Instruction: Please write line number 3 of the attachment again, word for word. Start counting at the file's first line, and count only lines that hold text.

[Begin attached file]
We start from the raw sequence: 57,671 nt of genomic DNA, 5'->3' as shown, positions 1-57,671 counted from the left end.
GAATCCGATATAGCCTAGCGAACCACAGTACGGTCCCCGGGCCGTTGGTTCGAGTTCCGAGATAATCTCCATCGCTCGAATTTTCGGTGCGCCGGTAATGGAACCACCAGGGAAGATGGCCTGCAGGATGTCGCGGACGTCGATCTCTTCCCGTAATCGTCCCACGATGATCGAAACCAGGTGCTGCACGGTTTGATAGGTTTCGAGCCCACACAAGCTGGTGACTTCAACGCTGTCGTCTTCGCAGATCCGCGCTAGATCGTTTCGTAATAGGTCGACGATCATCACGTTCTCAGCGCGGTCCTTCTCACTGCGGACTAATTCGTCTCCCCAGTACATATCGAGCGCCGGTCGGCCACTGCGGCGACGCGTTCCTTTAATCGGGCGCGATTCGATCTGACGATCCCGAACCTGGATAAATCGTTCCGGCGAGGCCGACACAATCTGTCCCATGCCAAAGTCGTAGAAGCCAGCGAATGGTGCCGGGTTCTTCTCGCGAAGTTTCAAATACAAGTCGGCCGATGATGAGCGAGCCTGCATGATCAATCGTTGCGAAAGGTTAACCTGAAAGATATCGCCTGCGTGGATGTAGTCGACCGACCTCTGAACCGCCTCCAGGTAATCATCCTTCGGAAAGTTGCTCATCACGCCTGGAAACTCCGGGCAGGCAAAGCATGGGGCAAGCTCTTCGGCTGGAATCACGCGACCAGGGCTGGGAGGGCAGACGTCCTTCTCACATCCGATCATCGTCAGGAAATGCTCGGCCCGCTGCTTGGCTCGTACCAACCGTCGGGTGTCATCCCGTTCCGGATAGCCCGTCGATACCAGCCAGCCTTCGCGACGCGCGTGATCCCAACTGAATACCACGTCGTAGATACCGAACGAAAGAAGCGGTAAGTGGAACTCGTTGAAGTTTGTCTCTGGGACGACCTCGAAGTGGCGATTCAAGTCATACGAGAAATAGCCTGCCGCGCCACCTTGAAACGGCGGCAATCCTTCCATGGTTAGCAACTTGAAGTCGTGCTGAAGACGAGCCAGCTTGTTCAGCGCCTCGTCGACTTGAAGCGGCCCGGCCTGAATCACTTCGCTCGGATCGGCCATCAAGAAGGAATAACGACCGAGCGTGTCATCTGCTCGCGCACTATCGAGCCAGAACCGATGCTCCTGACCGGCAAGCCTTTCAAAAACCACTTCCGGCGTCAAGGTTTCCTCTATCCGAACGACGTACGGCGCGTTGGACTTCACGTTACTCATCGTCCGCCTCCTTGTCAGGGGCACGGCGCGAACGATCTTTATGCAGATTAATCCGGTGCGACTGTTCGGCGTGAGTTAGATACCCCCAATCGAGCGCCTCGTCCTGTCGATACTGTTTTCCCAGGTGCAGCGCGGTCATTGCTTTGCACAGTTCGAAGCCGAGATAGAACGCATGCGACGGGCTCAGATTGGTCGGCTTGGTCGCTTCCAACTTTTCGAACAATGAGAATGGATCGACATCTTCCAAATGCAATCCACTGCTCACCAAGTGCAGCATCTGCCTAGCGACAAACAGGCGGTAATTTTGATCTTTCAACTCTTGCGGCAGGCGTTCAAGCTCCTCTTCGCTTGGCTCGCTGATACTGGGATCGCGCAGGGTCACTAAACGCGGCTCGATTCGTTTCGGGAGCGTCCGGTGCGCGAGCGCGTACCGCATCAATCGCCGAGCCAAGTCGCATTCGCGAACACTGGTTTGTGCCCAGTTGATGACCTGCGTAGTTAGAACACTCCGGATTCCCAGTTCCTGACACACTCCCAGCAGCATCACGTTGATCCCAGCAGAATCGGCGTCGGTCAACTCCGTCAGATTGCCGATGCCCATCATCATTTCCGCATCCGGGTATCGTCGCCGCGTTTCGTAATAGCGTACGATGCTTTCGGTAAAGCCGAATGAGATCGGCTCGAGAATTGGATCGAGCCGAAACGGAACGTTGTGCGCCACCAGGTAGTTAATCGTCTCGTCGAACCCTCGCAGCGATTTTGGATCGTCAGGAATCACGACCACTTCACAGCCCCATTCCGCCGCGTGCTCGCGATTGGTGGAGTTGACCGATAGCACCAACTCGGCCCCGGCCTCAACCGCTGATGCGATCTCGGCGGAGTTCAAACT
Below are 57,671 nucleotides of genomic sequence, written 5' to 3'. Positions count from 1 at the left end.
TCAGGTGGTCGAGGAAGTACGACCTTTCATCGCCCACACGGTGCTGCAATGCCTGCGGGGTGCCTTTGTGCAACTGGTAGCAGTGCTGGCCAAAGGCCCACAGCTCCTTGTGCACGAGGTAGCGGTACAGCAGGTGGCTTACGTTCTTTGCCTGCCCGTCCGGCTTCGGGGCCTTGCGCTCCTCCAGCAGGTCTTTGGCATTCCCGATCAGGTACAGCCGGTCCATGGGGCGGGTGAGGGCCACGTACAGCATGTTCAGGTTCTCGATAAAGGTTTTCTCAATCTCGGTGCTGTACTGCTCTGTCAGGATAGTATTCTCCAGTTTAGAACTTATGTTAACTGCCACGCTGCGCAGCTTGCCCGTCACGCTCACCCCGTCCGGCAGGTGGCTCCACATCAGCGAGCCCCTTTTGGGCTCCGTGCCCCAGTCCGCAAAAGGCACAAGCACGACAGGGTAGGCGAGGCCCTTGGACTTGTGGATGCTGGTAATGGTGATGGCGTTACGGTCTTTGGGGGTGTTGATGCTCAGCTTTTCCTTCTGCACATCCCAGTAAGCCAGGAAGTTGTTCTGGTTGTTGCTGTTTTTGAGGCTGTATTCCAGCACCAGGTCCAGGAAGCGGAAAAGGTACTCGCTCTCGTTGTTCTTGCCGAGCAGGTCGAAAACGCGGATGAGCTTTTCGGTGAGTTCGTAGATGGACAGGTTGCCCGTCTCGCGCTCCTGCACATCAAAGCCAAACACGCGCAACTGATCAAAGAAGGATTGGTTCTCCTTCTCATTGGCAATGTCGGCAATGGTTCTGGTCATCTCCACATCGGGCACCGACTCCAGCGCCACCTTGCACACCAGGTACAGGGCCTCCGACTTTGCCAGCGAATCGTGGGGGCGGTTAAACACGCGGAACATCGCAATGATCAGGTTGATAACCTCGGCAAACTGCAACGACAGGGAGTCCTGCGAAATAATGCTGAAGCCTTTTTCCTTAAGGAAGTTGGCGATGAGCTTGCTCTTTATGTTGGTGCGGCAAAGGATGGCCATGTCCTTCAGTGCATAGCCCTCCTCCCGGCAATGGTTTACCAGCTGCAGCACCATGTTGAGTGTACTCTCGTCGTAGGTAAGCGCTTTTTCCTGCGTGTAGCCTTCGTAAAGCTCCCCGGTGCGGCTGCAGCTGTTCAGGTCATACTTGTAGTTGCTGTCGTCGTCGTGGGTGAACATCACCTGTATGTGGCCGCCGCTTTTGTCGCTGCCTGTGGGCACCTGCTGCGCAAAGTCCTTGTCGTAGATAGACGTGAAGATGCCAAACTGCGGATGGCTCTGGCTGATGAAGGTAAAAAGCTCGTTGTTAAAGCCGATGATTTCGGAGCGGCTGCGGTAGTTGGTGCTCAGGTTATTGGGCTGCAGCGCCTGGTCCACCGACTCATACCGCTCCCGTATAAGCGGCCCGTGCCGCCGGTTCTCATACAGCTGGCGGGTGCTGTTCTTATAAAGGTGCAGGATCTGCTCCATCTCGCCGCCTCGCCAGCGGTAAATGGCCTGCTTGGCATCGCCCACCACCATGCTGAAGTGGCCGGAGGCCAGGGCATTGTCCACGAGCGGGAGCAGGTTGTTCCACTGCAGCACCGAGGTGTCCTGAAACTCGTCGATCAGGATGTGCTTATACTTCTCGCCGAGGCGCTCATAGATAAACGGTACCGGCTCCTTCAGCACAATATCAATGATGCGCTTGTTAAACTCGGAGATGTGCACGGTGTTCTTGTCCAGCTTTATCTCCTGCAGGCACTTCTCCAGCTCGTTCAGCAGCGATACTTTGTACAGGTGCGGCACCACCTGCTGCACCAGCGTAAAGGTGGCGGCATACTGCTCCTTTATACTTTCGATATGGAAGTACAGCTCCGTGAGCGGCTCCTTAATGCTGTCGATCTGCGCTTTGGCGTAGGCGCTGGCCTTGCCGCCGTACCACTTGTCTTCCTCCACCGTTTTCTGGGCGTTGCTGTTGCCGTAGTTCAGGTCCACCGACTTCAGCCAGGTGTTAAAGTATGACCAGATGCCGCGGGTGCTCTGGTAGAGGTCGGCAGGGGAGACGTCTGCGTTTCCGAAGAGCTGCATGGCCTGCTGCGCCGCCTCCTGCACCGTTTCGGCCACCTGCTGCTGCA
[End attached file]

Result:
Below are 57,671 nucleotides of genomic sequence, written 5' to 3'. Positions count from 1 at the left end.